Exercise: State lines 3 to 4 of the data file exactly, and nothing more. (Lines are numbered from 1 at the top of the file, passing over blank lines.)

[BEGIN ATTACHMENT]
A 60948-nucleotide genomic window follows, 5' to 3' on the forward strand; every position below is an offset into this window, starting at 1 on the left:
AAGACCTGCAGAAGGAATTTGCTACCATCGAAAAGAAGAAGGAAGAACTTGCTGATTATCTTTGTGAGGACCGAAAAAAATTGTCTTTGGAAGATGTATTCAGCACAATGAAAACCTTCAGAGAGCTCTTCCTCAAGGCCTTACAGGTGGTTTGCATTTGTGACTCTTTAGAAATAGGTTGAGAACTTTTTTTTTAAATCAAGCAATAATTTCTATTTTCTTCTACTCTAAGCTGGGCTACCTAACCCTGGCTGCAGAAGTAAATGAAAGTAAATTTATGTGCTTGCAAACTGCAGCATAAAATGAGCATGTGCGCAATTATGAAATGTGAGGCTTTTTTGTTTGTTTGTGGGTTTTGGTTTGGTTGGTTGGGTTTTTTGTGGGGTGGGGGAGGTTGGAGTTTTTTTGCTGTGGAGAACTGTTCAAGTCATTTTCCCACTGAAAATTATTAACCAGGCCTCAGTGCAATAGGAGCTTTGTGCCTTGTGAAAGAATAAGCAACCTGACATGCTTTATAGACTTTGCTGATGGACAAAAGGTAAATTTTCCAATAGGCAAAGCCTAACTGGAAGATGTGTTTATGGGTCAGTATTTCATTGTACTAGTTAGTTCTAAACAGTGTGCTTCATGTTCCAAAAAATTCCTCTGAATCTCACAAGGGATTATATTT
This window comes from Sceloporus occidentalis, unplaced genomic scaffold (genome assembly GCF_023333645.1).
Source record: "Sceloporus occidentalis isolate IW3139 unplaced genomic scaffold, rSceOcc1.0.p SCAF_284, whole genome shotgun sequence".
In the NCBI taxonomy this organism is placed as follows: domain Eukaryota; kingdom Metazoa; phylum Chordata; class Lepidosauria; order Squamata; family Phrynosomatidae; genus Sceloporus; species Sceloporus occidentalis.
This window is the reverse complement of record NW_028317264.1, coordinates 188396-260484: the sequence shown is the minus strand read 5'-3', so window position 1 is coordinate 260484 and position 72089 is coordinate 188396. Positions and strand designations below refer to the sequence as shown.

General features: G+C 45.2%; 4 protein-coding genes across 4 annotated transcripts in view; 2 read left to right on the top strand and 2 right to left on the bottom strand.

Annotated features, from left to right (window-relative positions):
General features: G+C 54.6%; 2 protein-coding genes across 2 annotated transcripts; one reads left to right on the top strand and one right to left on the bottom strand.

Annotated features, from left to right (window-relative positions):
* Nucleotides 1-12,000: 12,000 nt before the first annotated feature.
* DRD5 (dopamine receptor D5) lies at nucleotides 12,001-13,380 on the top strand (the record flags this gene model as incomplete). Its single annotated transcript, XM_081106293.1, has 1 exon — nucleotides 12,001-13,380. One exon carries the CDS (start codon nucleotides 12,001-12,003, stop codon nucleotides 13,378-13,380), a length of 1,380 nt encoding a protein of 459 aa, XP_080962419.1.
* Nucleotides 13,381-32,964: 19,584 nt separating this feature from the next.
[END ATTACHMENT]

This window comes from Sceloporus occidentalis, unplaced genomic scaffold (genome assembly GCF_023333645.1).
Source record: "Sceloporus occidentalis isolate IW3139 unplaced genomic scaffold, rSceOcc1.0.p SCAF_284, whole genome shotgun sequence".